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Brush up science in holidays

"Name the NASA probe which travelled to Mars" - one questions delegates at a science summit were asked. Only 15 per cent knew the answer

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"Name the NASA probe which travelled to Mars" - one questions delegates at a science summit were asked. Only 15 per cent knew the answer

Teachers should use part of their 12 weeks of annual holiday to keep abreast of scientific and technological change, a national science expert has argued.

Science teachers need to take responsibility for their own professional development in the same way lawyers and doctors do, said Jack Jackson, recently retired as HMIE's national science specialist.

Experienced science teachers were guilty of giving out-of-date careers advice to pupils, he said. "There is a need for all science teachers to be better informed about what is happening in the world of work. This should be something intrinsic in science teachers; they should want to be professional and up-to-date instead of counting the hours."

He called for an end to the "I've done 35 hours, I'll stop now" attitude. "If teachers get 12 weeks' holiday, that's a lot of time off compared to other professions," he told The TESS at the Schools Science Summit in Dunfermline this week.

The "top-level summit" of science educators and business representatives was convoked by Education Secretary Fiona Hyslop in the wake of the Trends in International Mathematics and Science Study, which showed Scottish 10 and 14-year-olds' performance in maths and science languishing alongside Third World countries.

Ahead of the summit, the Scottish Government was candid about some of the "challenges" facing science education: secondary science teachers struggling to keep their knowledge up-to-date was second on its list, preceded only by primary teachers' lack of confidence in teaching science. Other problems it highlighted included secondary science teachers with little knowledge of science outside their specialism; the lack of science content in BEd primary courses; and a lack of progression in science teaching from primary to secondary.

On the day, delegates' performance in an interactive test did little to allay the Government's fears: Ms Hyslop admitted she was worried that a third of delegates got one of the multiple choice questions wrong. It asked: at what age should young people be able to describe an electrical circuit as a continuous loop? A later round of questioning revealed just 15 per cent of the audience knew the name of the NASA probe which travelled to Mars - "Mars Phoenix".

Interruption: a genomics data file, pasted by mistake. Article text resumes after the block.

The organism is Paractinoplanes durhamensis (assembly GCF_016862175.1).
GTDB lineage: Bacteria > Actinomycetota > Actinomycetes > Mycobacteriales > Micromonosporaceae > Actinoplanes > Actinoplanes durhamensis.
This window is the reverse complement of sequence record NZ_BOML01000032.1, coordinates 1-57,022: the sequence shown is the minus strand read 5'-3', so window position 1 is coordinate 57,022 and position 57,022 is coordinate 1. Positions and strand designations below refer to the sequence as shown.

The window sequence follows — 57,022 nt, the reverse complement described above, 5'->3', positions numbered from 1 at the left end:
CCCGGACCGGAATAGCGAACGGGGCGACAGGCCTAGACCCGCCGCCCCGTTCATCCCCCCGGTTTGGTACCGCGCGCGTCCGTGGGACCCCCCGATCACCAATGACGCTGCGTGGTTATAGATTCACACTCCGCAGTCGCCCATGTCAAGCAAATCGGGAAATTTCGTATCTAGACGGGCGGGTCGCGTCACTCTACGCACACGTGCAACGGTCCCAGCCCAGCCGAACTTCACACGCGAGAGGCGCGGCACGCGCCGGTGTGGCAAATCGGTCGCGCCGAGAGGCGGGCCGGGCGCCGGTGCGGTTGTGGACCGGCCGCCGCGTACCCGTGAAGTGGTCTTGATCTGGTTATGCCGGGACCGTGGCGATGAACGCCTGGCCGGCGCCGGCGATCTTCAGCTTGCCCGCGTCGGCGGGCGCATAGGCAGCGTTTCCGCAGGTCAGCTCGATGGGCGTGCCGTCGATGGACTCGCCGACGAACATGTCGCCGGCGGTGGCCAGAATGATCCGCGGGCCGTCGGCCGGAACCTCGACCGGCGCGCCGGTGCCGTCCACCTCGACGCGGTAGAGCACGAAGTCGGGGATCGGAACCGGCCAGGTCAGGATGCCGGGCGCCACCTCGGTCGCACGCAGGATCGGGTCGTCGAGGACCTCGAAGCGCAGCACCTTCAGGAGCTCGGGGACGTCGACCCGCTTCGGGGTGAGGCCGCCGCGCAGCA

Two new university courses had the potential to make a "significant contribution", Ms Hyslop argued. From this autumn, Glasgow University was going to "up-skill primary teachers' ability to teach science" and Aberdeen University would be "re-energising" secondary teachers. Nevertheless, she stressed, Scotland still had the highest post-16 participation rate in science and maths in the UK.

To address the dip in performance between P6 and S2, Professor Jackson called for science education to be placed on a par with literacy, numeracy and health and wellbeing; improved selection and training of teachers, including quotas for the number of science graduates entering primary; and the introduction of cross-sectoral science teachers to deliver lessons from P6-S2.

He also wanted to see better communication within clusters and effective school science departments made into "centres of excellence".

A Curriculum for Excellence was the "golden opportunity" to get science teaching right, with a coherent curriculum from 3-18. Its success or failure rested on good quality, experiential CPD, he said.

A report on the summit will be published later this month, based on discussions held in three workshops on improving the training of teachers, CPD and pupils' learning.

Feedback included suggestions that universities offer joint degrees in science and education; using the recession to recruit good scientists; ensuring sustainable CPD with adequate resources; and primary visits to secondary science departments once a month.

What the teachers said

Fewer than a fifth of the 173 delegates at the summit were from schools, and only four came from primary.

Marjorie Smith, a biology teacher at Dollar Academy in Clackmannanshire: "Science has to be seen as central in the curriculum, otherwise it can get hidden by other subjects. It has to be a compulsory and core element. Not everybody sees it as such."

Mark Weir, a principal teacher at Netherlee Primary in East Renfrewshire: "We must show the relevance of what children are doing in science to their lives. Lessons must be more active and participatory with the pupils investigating, finding out and designing their own tasks."

Martin Wood, principal teacher of physics at Clydebank High in West Dunbartonshire: "It's money for appropriate CPD and training - there's no way round it. I've got a member of staff who is going round primaries trying to find out what they are doing, and something we could do together, but it's in its infancy and is being done by people going above and beyond the call of duty."

What the pupils said

Dominic Roberts and Lynn Crichton, S6 pupils from Bearsden Academy, took part in the workshop on pupil learning.

They enjoyed science in early secondary, being introduced to Bunsen burners and "getting to blow things up" - but exams took the fun out of science, with too much theory and not enough time for practical work.

The investigation element of Advanced Higher biology had made the subject more enjoyable. Both, however, will study law, not science, at university.

"I'm interested in biology, but I just didn't see a future in it," said Lynn.

The careers you could enter via science were not well publicised, claimed Dominic.

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